We’ve all heard how wonderful it is to work for Google. Aside from working on great projects and products, who wouldn’t be happy with free gourmet lunches, the games rooms, the gym, the Friday parties…it’s just difficult to leave the office with everything going on. But of course, to be able to enjoy these perks, you’d have to pass Google’s stringent hiring standards. And Dan Delima, a Filipino engineer, won over Google Japan, and is now tasked to develop the future of YouTube on mobile and smart phones.
Despite having the elite Google badge on him, Dan keeps his feet on the ground. Ironically, his attempts at keeping a low profile makes one pay attention more. This has something to do with his vision for engineering — it’s simple and it’s all about service: to help people work faster, better, and smarter. An ideal example would be developing the voting precinct finder for the national elections. If you were a registered voter in 2010, you might have gone online and searched for your precinct. That’s Dan’s work right there, backed by Google.
Dan believes that change can only happen from the bottom-up. We believe so too, and with people like him, it’s easy to see that we’re well on our way to the top.
- Why did you go into software development? What triggered the interest? I have been developing software since I was Grade 3. It has always been my passion. Helping people do what they do faster than ever before has been my never ending quest. The first system I made for this ideal was when I was Grade 5 and it stored business information collated from various sources into a database. How far the world has progressed from then…
- At any point, have you ever thought of shifting careers? Why or why not? Not really. My passion has always been with helping people be better. In my path I was thinking of leaning more into business management, but it, on the sidelines, was more than enough.
- Are you working on any kind of personal project that’s not related to your day job? If yes, please give us a brief overview. I have a few of open source projects, most of them I haven’t worked on in a while. Most of my personal projects has been architectural and design-oriented. Usually dipping my toes into very early tools before they hit mass usage. One of the most impactful mini-project I took on was helping people find precincts in the election (what a mess it was). It was not a personal project per-se, since Google backed me up all the way. At election day alone, the site got millions of hits and serviced almost a million of queries.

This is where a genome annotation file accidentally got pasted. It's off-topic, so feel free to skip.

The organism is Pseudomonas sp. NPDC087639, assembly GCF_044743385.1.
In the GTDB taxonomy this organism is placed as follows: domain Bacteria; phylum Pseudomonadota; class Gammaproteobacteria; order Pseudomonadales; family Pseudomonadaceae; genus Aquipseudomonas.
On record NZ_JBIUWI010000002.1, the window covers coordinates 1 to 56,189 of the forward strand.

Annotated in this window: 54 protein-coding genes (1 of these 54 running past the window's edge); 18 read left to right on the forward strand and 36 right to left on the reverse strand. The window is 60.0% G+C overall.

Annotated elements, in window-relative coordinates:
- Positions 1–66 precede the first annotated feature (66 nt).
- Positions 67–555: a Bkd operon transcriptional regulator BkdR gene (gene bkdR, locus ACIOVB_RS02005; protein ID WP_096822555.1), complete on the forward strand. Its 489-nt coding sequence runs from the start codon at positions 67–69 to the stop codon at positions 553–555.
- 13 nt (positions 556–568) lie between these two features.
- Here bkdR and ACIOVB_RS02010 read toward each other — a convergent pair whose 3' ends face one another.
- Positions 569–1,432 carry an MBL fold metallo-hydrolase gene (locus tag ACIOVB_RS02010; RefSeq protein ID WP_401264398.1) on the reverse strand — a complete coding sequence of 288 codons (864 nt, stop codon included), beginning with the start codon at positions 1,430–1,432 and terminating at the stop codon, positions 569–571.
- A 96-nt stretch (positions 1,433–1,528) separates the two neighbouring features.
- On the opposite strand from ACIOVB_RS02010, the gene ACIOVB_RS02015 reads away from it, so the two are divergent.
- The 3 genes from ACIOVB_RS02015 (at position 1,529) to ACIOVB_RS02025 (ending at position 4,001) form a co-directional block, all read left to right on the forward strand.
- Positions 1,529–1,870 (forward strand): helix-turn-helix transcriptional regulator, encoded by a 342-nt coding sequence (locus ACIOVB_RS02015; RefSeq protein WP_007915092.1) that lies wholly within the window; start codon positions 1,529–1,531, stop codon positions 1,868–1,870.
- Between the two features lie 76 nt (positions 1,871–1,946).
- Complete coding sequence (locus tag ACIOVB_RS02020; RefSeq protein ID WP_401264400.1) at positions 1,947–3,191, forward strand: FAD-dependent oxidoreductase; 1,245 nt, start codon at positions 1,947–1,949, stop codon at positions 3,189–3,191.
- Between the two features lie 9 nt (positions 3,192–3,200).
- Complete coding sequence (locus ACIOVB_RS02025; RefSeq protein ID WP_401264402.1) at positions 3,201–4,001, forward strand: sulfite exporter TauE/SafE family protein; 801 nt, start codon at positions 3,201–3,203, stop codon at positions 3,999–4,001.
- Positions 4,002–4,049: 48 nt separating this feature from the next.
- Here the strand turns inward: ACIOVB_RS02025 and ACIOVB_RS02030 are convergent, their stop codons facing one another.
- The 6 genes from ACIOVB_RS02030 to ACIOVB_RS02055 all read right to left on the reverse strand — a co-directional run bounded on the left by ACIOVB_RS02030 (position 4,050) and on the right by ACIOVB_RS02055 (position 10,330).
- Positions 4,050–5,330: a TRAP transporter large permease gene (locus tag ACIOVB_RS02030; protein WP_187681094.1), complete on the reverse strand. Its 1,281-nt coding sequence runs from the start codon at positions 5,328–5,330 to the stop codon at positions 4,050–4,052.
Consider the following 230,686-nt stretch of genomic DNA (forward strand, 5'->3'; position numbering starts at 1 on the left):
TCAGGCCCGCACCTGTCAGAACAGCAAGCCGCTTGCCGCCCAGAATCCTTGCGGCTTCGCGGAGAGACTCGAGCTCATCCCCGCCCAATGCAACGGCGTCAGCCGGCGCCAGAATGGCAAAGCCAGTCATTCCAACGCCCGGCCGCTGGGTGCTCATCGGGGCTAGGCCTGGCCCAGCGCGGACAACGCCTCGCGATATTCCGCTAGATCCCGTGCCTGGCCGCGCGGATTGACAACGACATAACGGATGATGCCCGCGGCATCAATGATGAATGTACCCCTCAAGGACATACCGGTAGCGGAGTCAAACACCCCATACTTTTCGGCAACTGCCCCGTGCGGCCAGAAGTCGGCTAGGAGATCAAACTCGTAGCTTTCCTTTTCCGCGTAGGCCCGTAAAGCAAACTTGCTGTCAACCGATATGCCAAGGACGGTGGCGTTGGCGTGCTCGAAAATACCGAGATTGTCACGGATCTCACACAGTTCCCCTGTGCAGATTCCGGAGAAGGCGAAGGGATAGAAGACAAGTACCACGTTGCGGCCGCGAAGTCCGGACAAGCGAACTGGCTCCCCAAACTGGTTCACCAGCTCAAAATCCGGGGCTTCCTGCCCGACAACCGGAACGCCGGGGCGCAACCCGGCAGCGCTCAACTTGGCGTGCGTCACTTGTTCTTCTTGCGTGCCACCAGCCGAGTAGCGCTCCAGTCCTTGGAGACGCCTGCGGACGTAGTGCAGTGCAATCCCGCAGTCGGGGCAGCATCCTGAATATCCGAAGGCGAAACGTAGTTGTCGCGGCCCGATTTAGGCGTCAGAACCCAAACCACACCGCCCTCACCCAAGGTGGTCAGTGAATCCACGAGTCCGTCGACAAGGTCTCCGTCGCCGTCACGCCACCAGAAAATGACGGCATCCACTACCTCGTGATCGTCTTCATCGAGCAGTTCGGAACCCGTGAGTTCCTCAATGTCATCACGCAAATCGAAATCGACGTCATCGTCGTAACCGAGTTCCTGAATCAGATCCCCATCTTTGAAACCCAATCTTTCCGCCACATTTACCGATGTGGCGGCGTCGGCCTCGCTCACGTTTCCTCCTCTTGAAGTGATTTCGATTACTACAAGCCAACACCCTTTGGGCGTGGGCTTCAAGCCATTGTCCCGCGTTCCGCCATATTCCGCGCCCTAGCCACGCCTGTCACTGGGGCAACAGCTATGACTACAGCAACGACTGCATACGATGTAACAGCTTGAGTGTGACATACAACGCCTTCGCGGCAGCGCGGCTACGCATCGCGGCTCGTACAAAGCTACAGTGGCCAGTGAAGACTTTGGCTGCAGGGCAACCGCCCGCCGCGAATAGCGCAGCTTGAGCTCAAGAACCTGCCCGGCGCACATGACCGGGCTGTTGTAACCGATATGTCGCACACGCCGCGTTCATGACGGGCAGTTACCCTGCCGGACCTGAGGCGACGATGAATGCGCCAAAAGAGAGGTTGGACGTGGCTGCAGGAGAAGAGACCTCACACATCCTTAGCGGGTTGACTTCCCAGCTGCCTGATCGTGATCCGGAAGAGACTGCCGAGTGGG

- What would you consider to be your career milestones? I have never considered “career” as what most people think of it. I challenge myself. That has always been the “career” to me. If it’s not a challenging job, I’m out of there as fast as the contract allows. My milestones so far is quantified by the number of people I help with the software I make and of course how much I make their lives better. That doesn’t say much that I work for YouTube — lets just say I’m making their life much more entertaining”.
- What would you consider to be your greatest accomplishment thus far?I think helping almost a million Filipinos in the last election is my greatest accomplishment so far. Well, in all the publicly disclose-able accomplishments that is. I didn’t do it alone. Hundreds of volunteers helped map most of the precincts, making maps for Philippines better too! Worth mentioning is the top-notch team that Google assembled for me to make it happen, from Marketing to PR to Country Relations.
- What is your dream for yourself? I dream of helping create software that is core to everybody’s lives. The idea is it’s going to be very basic that we would not think of it as software at all. It’s like clothing, you use it and can’t live without it. I want to make that a reality. I want to empower people with tools that make things impossible for them possible. Sounds idealistic, but let me give a more concrete example. Around 10 years ago, 10 people were doing manual inventory eight hours a day and never finishes. They gave up, and accepted it as “part of their life”. We developed software for them, and only 3 people needed to do the inventory. The rest of the 7 people were now working on more meaningful things, like sales and client management. 5 years later, system went down and they realized they don’t know how to do it without the system. My staff helped them get it back up though.
- What is your dream for the country? I have given up on dreams for the Philippines. It’s not just quantifiable. But it’s not that I have given up on the Philippines, it’s the opposite of that. I will just focus on what I can do for the Philippines, but I won’t count on anybody to make that happen except me. The Philippines is a country with great talent and with enough opportunities, we can make it better from bottom-up. Dreams are for the top people looking down, I want to do impact from the bottom pulling people up with me.
- What is your dream for the Filipino tech community? I wish Filipinos would be in the map in innovative software development. Not the run of the mill outsourcing that anybody can do. I wished there are more opportunities for our engineers to show their potential and innovate. Without people’s belief that Filipino’s can do it, innovative startups won’t come. They never come, unless we start our own.
- Famous last words: I don’t have famous words, but I believe that: No compensation is worth it if you’re not challenged or getting any better. Each person has 24 hours of life [each day], and time is your most valuable compensation to be better.